Matt Welsh of Harvard recently wrote on the Secret Lives of Professors, a post that stirred a lot of discussion and struck a chord with a somewhat less experienced professor (that would be me; two years on the job vs. Matt’s seven). I found my self nodding at many of Matt’s well framed observations.
Matt’s main “surprises” and lessons that he offers to grad students in his post include:
Lots of time spent on funding request. I have had a similar experience, because (like Matt) I enjoy working with, and leading, a large group of researchers. Of course, the batting averages are low for funding requests (Matt downplays his success rate but I bet it’s better than average). In my first two years, I submitted 3 NSF proposals, 2 of which were declined and one outstanding (a good sign); I am currently working on two more. Each of these took significant effort, in one case at least (an estimated) two full months of my time. In addition, I submitted a number of smaller-scale proposals, most of them to quick and easy to write, and was fortunate enough to get a Google Research Award (thanks again Goog!), and to be assigned as a faculty mentor to a superstar two-year postdoc Nick Diakopoulos. Together with some other odds and ends (thanks SC&I!) I feel pretty happy after two years regarding the group and resourced I amassed; but the cost on my time is still substantial. On the bright side, as Sam Madden points out in the comments to Matt’s article, some of the grant proposal process is actually helpful in helping me think about future work and research agendas, even if the specific proposal does not get funded.
The job is never done. Even as I write this, I could (and feel that I should!) be editing a paper, or looking at some data, or catching up on email, or working on one of two said proposals. Matt’s admits:
For years I would leave the office in the evening and sit down at my laptop to keep working as soon as I got home.
Can’t get to “hack”. True enough, most of the interesting work is delegated to students, as Matt complains that he doesn’t find time to write code. However, that is partially the decision that Matt (and I) knowingly take when we decide to work (and try to fund) a large group of students. Managing fewer or no students might allow more individual research work, which is certainly a path taken by some faculty that skip on the funding requests and the resultant students meetings. However, I am no Ayman, do not miss writing code, and am happy to farm that out to students. I do enjoy thinking about the intellectual and research issues, and often get to do that with the students. I would like to have fewer meetings and less email, but unlike Matt I feel involved enough in the intellectual work, at least so far. Nevertheless, I can’t dive into it like the grad students who indeed “have it good”.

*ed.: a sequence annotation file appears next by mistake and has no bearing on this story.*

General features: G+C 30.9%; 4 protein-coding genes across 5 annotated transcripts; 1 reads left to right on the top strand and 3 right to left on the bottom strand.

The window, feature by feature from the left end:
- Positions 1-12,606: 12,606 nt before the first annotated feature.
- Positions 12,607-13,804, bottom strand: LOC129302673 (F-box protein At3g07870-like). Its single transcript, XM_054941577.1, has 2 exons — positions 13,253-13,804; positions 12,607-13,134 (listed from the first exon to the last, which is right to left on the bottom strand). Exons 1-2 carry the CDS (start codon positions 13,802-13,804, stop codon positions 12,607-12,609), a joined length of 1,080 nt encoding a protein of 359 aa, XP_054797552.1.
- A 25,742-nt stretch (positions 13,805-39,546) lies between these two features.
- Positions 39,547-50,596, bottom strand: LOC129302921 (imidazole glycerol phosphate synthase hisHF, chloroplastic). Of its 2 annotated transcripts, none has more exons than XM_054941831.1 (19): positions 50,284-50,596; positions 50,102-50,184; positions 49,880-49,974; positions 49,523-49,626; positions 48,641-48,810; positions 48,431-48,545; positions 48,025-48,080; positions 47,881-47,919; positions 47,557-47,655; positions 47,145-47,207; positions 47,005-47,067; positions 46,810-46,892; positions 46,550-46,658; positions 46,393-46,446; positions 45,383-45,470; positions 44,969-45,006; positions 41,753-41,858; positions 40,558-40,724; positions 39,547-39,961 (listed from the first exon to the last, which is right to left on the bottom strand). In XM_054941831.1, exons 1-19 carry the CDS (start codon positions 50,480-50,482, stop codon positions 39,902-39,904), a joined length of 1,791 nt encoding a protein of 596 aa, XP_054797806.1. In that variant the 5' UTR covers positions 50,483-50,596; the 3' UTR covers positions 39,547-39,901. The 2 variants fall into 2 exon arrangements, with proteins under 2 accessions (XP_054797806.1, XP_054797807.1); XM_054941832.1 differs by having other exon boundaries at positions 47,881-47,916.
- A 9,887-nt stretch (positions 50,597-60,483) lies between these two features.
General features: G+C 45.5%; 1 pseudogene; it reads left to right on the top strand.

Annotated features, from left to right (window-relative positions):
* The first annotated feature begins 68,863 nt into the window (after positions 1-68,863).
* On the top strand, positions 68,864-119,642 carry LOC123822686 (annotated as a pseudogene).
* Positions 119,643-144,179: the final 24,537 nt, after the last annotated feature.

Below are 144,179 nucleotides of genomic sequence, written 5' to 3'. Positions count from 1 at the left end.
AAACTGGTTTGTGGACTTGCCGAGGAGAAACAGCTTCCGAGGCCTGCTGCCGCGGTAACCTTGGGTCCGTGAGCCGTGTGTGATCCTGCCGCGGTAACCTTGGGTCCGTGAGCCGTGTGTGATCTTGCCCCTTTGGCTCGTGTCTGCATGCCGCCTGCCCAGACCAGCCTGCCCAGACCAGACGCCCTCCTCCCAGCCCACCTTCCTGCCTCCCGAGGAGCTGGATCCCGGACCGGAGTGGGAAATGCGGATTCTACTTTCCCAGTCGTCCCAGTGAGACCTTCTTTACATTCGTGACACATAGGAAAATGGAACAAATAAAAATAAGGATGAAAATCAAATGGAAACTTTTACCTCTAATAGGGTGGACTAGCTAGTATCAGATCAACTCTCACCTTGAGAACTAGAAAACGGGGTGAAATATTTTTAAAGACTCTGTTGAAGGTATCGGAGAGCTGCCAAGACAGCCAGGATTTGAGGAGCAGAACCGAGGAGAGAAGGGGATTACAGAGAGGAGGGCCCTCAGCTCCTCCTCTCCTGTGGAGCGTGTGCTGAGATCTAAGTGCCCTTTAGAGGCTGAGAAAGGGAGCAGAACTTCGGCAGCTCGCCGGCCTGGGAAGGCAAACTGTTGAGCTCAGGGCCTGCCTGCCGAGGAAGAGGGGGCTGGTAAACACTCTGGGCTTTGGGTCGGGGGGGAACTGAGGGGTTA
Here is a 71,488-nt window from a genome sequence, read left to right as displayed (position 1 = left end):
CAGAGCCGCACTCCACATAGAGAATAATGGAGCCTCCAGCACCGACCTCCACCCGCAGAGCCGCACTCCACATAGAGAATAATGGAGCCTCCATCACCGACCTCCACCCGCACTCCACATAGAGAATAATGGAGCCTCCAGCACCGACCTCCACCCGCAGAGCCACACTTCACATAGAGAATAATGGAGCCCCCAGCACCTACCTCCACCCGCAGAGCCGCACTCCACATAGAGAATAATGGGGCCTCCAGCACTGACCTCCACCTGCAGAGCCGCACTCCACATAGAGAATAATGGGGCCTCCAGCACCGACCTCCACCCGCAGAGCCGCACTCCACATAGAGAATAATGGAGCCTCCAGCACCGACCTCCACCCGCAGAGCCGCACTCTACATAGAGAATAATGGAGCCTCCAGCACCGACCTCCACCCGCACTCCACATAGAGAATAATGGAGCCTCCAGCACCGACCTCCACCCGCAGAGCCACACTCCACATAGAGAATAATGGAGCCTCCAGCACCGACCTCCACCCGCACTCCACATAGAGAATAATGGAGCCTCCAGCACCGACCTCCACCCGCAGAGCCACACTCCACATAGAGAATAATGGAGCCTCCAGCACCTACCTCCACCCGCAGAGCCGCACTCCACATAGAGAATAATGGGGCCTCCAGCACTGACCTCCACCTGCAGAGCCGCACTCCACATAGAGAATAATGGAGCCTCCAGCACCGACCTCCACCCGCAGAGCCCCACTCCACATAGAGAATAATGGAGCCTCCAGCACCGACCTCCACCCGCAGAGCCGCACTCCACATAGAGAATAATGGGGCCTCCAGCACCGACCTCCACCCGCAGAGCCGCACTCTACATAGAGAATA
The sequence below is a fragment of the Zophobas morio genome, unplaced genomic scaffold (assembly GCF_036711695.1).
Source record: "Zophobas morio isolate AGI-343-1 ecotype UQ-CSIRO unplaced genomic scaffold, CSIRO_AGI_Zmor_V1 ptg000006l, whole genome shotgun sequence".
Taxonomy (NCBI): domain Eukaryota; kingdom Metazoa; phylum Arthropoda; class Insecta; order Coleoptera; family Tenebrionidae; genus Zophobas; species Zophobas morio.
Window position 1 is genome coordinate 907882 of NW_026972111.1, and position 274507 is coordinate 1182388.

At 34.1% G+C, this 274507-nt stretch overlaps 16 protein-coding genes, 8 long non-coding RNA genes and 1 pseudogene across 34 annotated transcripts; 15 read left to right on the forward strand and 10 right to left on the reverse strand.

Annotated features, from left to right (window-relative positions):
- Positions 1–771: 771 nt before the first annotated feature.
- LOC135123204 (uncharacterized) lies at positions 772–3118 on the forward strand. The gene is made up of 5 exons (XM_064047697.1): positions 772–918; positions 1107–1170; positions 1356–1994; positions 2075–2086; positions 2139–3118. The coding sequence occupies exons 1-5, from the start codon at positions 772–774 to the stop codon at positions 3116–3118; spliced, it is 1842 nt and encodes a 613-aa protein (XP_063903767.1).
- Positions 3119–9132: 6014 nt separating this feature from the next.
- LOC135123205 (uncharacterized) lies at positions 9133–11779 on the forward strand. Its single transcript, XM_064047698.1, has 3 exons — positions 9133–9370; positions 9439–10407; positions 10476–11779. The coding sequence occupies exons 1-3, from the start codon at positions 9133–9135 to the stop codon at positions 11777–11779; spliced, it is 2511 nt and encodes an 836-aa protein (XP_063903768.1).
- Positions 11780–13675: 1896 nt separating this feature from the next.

Working with students. Matt writes:
The main reason to be an academic is… to train the next generation.
I see it the same way (the intellectual pursuit is also up there, but it could be claimed that you can perform similar intellectual pursuits in other settings like research labs). The students is why I am in academia, and the advising is by far my favorite activity. From solving someone else’s problems (e.g. a student not sure how do approach X or Y) to, more substantially, showing students a path from a first-year confusion to an experienced researcher that understands how to ask (and answer) research questions, and communicate it effectively. Well, I am clearly not quite there yet having just recently started doing it (and just started funding my first PhD student). But I am enjoying it already. Like Matt, for me it is not just working with the PhDs and Masters students; the undergrads play a big role. I started working with several star undergrads, some of them have never SSH’ed into a server before, most of them have never seen how research is done. Their wide-eyed excitement is an energy source, an inspiration and a cause of constant enjoyment.
So, the bottom line?
It is certainly not for everybody. It remains to be seen if it is even for me.
I will buy that, Matt. At the end of the day, for me, it’s the students, and the freedom to carve my own path. This summer I am lucky enough to be working with my group at SC&I consisting of one postdoc, 2-3 Phd students, 3 Masters students, and 1-3 undergrads (at any given time). With teaching (more on this topic later) out of the way, I spend two full days a week with this gang talking about research, writing papers or grants, having other “good” meetings, or playing Rock Band on our Wii. It’s definitely one of the best work summers I have had, much like my summers at Yahoo! Research Berkeley where we had most of our fantastic interns join in on the fun.
Speaking of the defunct Y!RB, and regarding that path-carving freedom, I feel a lot less constrained in academia compared to industry research. I have had a fantastic experience at Yahoo!, and was lucky to have a great team at the Berkeley lab. However, to start my own project at Yahoo!, that follows my own personal vision, and involved multiple people, would have taken a lot of convincing (and would need to be ultimately tied to corporate agenda). I know Ayman does not agree, so maybe this is just a false sense that I have, that moving a bunch of people towards a vision that I choose and craft is easier in academia. To do that with the students might be, as Matt put it, “the coin of the realm”.